It had been many years since this serious scholastic institution had been represented by an equally serious football team. Games at the once proud 45,000 seat Dyche Stadium were poorly attended, and the facility itself was showing its age. All that changed in the '90's, when a football program that made their team a contender got them to the tournaments, and started bringing the alumni back to the games. A major fundrasing program was undertaken and renovation was completed in time to open the 1997 season.
There were several important design considerations. First, a previous system which covered the entire stadium from a cluster on top of the press box made life miserable for the working press inside, so this cluster location was immediately ruled out. More important, the stadium is in the middle of a residential neighborhood, so minimizing intrusion of the sound system into the neighborhood was critical. A key client executive wanted to put the loudspeaker system on a scoreboard located at the opposite end of the stadium from the apartment building, but this would have pointed the highest power long throw elements of the system straight at the building. Our first responsibility was thus to develop a better plan and convince the University that it was in their best interest.
Although neighborhood noise control was the deciding factor and the final system was the one that led to the best performance in that respect, the speed of sound also drove the design. For sound to be intelligible, a listener can't be confronted with sounds of nearly equal levels arriving at very different times, This timing issue meant that all loudspeakers covering the visitor's grandstand had to be in one of the two stair towers -- using both towers would have led to an unintelligible babble in many seats.
It didn't take long to realize that the two large stair towers flanking the main grandstand (see photo) would be great loudspeaker locations, but we did extensive computer modeling of several possible system configurations before settling on the one chosen. Although not shown in the photo, a long section of bleachers (but no grandstand) extends from end zone to end zone for "visitors" seating. Loudspeakers in the stair towers could cover the grandstand, but not the home grandstand or upper deck. Luckily, most of the area beyond the visitors' bleachers is owned by the University for a distance of at least three blocks, providing a buffer zone for the long throw loudspeaker system.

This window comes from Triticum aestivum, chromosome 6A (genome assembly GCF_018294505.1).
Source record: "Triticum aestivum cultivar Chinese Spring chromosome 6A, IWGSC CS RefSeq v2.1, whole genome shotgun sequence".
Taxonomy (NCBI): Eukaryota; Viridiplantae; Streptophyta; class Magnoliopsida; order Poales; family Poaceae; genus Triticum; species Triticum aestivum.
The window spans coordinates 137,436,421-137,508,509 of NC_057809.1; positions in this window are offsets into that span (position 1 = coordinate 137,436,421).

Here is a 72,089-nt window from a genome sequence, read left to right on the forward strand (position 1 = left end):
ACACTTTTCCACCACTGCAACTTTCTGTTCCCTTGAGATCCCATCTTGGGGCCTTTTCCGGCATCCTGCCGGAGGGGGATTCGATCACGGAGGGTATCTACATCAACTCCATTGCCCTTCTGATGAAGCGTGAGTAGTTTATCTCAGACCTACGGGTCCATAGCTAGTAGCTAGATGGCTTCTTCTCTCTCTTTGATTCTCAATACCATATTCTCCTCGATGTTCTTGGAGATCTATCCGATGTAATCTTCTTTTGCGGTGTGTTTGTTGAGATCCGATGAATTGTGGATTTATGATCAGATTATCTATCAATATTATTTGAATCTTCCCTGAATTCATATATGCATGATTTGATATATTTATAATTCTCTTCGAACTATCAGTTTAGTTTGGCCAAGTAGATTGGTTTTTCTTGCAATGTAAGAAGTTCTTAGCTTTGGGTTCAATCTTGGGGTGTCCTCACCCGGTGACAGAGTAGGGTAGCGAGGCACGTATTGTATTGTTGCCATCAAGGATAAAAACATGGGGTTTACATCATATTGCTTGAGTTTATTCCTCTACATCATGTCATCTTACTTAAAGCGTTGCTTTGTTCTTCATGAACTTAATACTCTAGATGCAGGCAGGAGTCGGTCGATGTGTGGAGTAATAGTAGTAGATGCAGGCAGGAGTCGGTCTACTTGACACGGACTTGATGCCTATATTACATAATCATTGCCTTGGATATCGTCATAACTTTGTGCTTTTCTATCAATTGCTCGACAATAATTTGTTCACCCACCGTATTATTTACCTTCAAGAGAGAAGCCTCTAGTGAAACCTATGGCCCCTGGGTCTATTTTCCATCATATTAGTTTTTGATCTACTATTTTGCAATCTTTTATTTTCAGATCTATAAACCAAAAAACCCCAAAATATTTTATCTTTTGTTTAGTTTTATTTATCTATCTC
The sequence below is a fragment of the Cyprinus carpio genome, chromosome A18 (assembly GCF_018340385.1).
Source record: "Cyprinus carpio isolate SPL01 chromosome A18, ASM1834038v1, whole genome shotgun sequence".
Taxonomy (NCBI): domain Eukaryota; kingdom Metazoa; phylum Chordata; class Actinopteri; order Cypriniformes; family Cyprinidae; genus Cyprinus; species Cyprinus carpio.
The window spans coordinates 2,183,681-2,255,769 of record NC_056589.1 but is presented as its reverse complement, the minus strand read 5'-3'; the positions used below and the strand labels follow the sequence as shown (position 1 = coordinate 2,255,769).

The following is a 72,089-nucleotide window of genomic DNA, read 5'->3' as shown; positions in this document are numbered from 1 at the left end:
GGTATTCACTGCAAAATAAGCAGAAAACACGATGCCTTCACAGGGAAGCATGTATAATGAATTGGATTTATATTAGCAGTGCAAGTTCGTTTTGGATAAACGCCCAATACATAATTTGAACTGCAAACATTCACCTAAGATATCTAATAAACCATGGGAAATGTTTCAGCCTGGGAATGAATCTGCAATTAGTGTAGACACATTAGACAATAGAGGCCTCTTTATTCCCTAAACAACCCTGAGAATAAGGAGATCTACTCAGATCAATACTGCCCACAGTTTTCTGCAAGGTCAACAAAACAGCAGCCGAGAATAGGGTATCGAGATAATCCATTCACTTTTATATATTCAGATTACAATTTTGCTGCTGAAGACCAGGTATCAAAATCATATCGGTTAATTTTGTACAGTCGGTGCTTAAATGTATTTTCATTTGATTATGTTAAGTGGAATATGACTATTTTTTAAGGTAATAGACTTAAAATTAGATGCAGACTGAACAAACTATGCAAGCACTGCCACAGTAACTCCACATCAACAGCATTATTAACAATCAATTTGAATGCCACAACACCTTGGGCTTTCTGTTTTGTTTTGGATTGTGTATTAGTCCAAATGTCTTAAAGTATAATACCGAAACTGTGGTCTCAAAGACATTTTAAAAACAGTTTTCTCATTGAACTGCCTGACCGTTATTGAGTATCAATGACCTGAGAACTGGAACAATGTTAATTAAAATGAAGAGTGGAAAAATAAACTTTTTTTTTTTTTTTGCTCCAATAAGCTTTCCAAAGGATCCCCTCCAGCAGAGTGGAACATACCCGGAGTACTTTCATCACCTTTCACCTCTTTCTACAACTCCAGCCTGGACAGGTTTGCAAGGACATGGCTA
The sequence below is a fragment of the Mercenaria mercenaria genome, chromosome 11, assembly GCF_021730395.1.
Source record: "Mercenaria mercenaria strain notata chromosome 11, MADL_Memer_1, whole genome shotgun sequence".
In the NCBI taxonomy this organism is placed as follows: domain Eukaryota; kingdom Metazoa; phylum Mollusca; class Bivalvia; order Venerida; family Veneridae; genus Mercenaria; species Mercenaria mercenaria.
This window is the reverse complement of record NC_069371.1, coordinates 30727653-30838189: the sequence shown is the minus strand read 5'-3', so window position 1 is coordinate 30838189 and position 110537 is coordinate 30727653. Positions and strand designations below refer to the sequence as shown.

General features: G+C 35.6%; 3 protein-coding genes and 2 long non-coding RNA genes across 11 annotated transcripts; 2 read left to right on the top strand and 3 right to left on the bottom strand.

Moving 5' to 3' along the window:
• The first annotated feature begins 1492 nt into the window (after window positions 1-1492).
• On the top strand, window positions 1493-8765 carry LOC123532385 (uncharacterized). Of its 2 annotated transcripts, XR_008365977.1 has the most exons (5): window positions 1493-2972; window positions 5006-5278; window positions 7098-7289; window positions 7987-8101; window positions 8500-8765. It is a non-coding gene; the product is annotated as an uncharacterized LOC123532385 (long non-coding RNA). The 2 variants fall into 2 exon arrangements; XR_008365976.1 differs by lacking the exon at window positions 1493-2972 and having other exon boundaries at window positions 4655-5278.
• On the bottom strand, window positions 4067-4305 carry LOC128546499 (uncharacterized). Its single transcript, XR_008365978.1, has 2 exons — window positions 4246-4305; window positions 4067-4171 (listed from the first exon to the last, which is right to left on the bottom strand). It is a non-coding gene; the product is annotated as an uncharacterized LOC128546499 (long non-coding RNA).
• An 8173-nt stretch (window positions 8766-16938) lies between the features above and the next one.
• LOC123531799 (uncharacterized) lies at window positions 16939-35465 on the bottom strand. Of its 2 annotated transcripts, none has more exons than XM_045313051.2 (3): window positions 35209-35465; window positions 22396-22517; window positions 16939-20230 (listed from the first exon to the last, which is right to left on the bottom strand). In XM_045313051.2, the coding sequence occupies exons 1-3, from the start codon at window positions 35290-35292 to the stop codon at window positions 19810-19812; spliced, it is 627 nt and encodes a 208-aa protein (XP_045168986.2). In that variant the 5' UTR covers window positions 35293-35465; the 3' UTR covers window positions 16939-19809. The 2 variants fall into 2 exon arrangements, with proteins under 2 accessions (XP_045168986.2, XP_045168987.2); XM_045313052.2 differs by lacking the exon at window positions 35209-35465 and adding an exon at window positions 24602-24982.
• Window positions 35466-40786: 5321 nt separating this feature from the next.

The final system uses almost a dozen different types of loudspeakers, from Community Light and Sound, Electro-Voice, Renkus-Heinz, RCF, and Sound Advance. The home grandstand is covered by two rows of loudspeakers on the underside of the edge of the upper deck (the black boxes in the photo below). One row faces the field, and reaches all the way to the front row. A second row of loudspeakers (light tan in color) covers the dozen or so rows of seats under the upper deck. The upper deck is covered by two horns, one on the roof of the stair tower (at right in the close-up photo) and the other at the right end of the press box.
Three new sections of fully and partially enclosed seats were added within and below the new pressbox structure. Each is covered by a separate sub-system. Patrons in the fully enclosed upper section can't hear any crowd noise or the pep band, so a separate system was installed to serve them. A stereo pair of mics on the face of the upper deck just over the pep band is fed to two rows of compact high fidelity loudspeakers (the small white boxes just over the windows and behind the second soffit -- the large boxes suspended in front of the window are video monitors which carry a feed from a broadcast truck).
Another separate system serves the press box -- the top floor for broadcast and the floor below it for print media. Both floors have direct wired feeds from the main park announcer, the official scorer, the two referee wireless mics. We specified a clean technical power system for the press area. In addition, there are tie lines to the home and visitors dressing room area for use by visiting broadcast media.
The system is implemented using the Peavey Mediamatrix digital signal processing system, originally developed by Peak Audio for use in the US Senate chamber, and recently installed in the US House of Representatives. Mediamatrix was chosen for its power and flexibility in meeting the very complex requirements of the system. It was also the least costly way to build the system -- separate components to do the job would have cost much more. And the DSP system makes the system much easier to modify to adapt to changing needs. This capability was used during the installation process to implement the stereo sound in the VIP suites.